The always classy Molly Hammer delivers a precise, jazzy version of “The Gentleman is a Dope” from “Allegro,” after which we make our first visit to the Heartland lobby for Seth Golay’s passionate reading of “Younger Than Springtime,” which kicks off a set of tunes from “South Pacific,” followed by Lewallen with “Some Enchanted Evening,” Delano making her first appearance with a spirited take on “Honey Bun” and McNichols scoring with “This Nearly Was Mine.”
We then shift focus to the ballet, which is followed by a 1-minute intermission. Act II includes a lively ensemble version of “Kansas City” from “Oklahoma” with Eyler, McNichols, Delano and Lewallen. Over in the shadowy Heartland lobby Allison Jones gives us a super-animated take on “My Own Little Corner” from “Cinderella.” Back at the MTH main stage, Delano continues with “Impossible,” another tune from “Cinderella.”
Krista Eyler gives us an energetic version “Shall We Dance” from “The King and I.” Molly Hammer returns with “It Might As Well Be Spring” from “State Fair.”
Eyler gamely tackles the dubious “The Lonely Goatherd” from “The Sound of Music.” Then it’s back to the Heartland lobby for the ever-charismatic Lauren Braton and another show-stopper from that mega-hit musical — the stirring, operatic anthem “Climb Every Mountain.”
Scott returns with some background info on the creation of “The Sound of Music’ and brings out his acoustic guitar for a soft rendition of “Edelweiss” — although I confess it’s hard to get the opening credits of “Man in the High Castle” out of my head when I hear that tune.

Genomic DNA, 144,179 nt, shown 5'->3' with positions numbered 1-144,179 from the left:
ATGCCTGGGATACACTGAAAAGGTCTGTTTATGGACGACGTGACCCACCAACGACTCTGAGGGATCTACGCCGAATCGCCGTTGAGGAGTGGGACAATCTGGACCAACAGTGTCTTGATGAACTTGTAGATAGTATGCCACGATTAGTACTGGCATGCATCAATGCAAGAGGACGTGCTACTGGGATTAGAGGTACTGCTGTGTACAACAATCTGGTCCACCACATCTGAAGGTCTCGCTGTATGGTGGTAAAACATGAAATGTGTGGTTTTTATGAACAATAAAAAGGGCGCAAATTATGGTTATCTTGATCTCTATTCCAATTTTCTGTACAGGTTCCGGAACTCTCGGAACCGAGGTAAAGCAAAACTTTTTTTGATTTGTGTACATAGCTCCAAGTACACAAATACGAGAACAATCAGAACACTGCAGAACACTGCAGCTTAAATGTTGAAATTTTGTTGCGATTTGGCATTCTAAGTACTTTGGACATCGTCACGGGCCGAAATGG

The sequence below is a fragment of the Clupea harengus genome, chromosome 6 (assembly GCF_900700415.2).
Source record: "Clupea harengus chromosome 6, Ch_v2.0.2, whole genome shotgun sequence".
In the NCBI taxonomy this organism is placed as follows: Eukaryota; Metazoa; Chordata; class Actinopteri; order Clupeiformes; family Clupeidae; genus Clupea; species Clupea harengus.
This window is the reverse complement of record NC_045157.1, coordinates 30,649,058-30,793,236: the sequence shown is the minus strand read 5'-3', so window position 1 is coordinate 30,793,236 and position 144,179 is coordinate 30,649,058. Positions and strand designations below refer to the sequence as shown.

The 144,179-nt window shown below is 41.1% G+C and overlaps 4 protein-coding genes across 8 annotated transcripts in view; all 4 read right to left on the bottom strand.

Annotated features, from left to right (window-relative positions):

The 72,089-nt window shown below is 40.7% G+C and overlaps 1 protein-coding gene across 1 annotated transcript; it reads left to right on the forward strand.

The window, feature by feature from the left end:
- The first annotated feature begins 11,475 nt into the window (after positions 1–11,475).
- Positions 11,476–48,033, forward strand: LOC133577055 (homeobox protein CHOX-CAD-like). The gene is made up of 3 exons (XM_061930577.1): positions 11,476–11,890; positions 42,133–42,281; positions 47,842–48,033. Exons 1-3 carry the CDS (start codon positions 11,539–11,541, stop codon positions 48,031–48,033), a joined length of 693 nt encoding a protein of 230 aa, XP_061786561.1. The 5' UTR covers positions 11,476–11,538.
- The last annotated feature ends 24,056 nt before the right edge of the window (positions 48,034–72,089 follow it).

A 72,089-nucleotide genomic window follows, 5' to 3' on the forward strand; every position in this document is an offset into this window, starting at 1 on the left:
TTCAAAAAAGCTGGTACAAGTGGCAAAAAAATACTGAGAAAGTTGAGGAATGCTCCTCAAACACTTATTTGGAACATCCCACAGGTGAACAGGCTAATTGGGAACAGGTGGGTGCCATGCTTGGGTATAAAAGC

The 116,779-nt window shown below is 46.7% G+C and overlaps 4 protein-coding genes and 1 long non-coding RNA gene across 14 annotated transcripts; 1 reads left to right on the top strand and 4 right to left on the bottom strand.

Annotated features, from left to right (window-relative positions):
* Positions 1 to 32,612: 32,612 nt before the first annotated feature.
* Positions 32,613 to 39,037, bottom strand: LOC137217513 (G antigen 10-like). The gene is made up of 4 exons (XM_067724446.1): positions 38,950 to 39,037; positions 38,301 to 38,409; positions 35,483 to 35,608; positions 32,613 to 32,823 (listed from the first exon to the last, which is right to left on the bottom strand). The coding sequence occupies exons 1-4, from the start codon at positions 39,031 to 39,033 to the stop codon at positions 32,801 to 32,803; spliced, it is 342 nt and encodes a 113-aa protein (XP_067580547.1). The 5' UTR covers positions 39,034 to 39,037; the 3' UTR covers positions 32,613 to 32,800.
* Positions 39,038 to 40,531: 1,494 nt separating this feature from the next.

Then it’s on to the grand finale, a gospel-flavored reading of another anthem — “You’ll Never Walk Alone” from “Carousel.” It’s an impressive number, performed in four-part harmony by Eyler, Delano, McNichols and Lewallen.” A fitting close to a classy show.
The band, led by musical director Anthony T. Edwards at the piano and including drummer Tod Barnard, guitarist Cindy Eggers and bassist Jacob Roemer, performs flawlessly throughout. (Note: for the numbers filmed in the Heartland lobby, the production recruited pianist Michalis Koustoupides and guitarist Ryan Wurtz.) The musicians wore face masks at all times.
A word about Scott’s direction. He reports that most solo tunes were performed twice, ensemble numbers three times. The end result is consistent visual variety as he cuts between images caught by stationary cameras as well as a roving point of view that sometimes moves in for super closeups. He also captures candid images of the band, often seen in the background but sometimes captured in screen-filling close shots. The effect is enhanced significantly by the production and lighting design from Mark A. Exline. The sound recording by Jon Robertson is first-rate, capturing something much closer to a studio performance than you might expect from a a “live” show.
So, here we are. This is as close we can get to live theater at the moment.
By the way, Scott reports that MTH is planning a second virtual show, a revue of tunes from maritime musicals (“Titianic,” etc.) to be filmed at the Sea Life Aquarium at Crown Center.
“An Evening With Rodgers and Hammerstein” is available for streaming through September 20. Call 816-221-6987 or go to mthkc.com.